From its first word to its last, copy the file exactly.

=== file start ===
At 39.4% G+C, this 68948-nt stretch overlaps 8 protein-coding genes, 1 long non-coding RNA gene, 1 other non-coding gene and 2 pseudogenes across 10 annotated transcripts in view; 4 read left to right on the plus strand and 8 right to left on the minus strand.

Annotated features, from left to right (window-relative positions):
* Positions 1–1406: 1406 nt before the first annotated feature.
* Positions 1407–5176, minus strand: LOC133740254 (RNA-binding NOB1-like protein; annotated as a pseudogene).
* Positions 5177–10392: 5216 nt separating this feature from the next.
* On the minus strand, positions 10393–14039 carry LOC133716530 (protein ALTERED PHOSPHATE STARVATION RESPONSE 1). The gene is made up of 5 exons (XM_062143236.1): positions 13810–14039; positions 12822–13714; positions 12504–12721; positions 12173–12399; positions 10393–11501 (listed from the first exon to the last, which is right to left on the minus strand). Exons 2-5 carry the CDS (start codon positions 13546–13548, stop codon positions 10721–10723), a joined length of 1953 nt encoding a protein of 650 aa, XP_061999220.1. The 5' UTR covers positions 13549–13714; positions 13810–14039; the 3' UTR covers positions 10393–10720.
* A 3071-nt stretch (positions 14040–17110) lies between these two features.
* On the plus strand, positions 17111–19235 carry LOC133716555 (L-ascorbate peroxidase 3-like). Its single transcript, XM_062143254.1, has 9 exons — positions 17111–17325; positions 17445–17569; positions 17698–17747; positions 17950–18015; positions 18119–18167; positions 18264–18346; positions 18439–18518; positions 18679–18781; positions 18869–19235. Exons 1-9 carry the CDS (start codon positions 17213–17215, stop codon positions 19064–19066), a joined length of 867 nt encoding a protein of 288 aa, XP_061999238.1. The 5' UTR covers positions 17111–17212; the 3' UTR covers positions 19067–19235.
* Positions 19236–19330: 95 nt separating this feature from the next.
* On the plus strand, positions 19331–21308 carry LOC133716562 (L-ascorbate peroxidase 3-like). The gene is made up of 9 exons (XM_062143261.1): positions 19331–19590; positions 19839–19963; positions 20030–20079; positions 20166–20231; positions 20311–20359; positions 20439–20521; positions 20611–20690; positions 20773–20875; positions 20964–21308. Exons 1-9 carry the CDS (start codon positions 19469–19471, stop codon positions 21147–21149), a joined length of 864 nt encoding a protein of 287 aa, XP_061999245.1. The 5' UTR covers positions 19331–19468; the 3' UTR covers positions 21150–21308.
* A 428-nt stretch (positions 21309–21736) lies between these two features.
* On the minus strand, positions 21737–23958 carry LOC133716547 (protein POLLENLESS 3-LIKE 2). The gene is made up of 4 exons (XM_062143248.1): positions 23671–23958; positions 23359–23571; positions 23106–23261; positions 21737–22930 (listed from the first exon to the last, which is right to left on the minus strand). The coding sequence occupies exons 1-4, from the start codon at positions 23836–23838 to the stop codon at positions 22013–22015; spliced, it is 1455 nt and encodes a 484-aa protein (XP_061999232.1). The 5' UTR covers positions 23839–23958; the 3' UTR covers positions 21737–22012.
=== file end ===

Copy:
At 39.4% G+C, this 68948-nt stretch overlaps 8 protein-coding genes, 1 long non-coding RNA gene, 1 other non-coding gene and 2 pseudogenes across 10 annotated transcripts in view; 4 read left to right on the plus strand and 8 right to left on the minus strand.

Annotated features, from left to right (window-relative positions):
* Positions 1–1406: 1406 nt before the first annotated feature.
* Positions 1407–5176, minus strand: LOC133740254 (RNA-binding NOB1-like protein; annotated as a pseudogene).
* Positions 5177–10392: 5216 nt separating this feature from the next.
* On the minus strand, positions 10393–14039 carry LOC133716530 (protein ALTERED PHOSPHATE STARVATION RESPONSE 1). The gene is made up of 5 exons (XM_062143236.1): positions 13810–14039; positions 12822–13714; positions 12504–12721; positions 12173–12399; positions 10393–11501 (listed from the first exon to the last, which is right to left on the minus strand). Exons 2-5 carry the CDS (start codon positions 13546–13548, stop codon positions 10721–10723), a joined length of 1953 nt encoding a protein of 650 aa, XP_061999220.1. The 5' UTR covers positions 13549–13714; positions 13810–14039; the 3' UTR covers positions 10393–10720.
* A 3071-nt stretch (positions 14040–17110) lies between these two features.
* On the plus strand, positions 17111–19235 carry LOC133716555 (L-ascorbate peroxidase 3-like). Its single transcript, XM_062143254.1, has 9 exons — positions 17111–17325; positions 17445–17569; positions 17698–17747; positions 17950–18015; positions 18119–18167; positions 18264–18346; positions 18439–18518; positions 18679–18781; positions 18869–19235. Exons 1-9 carry the CDS (start codon positions 17213–17215, stop codon positions 19064–19066), a joined length of 867 nt encoding a protein of 288 aa, XP_061999238.1. The 5' UTR covers positions 17111–17212; the 3' UTR covers positions 19067–19235.
* Positions 19236–19330: 95 nt separating this feature from the next.
* On the plus strand, positions 19331–21308 carry LOC133716562 (L-ascorbate peroxidase 3-like). The gene is made up of 9 exons (XM_062143261.1): positions 19331–19590; positions 19839–19963; positions 20030–20079; positions 20166–20231; positions 20311–20359; positions 20439–20521; positions 20611–20690; positions 20773–20875; positions 20964–21308. Exons 1-9 carry the CDS (start codon positions 19469–19471, stop codon positions 21147–21149), a joined length of 864 nt encoding a protein of 287 aa, XP_061999245.1. The 5' UTR covers positions 19331–19468; the 3' UTR covers positions 21150–21308.
* A 428-nt stretch (positions 21309–21736) lies between these two features.
* On the minus strand, positions 21737–23958 carry LOC133716547 (protein POLLENLESS 3-LIKE 2). The gene is made up of 4 exons (XM_062143248.1): positions 23671–23958; positions 23359–23571; positions 23106–23261; positions 21737–22930 (listed from the first exon to the last, which is right to left on the minus strand). The coding sequence occupies exons 1-4, from the start codon at positions 23836–23838 to the stop codon at positions 22013–22015; spliced, it is 1455 nt and encodes a 484-aa protein (XP_061999232.1). The 5' UTR covers positions 23839–23958; the 3' UTR covers positions 21737–22012.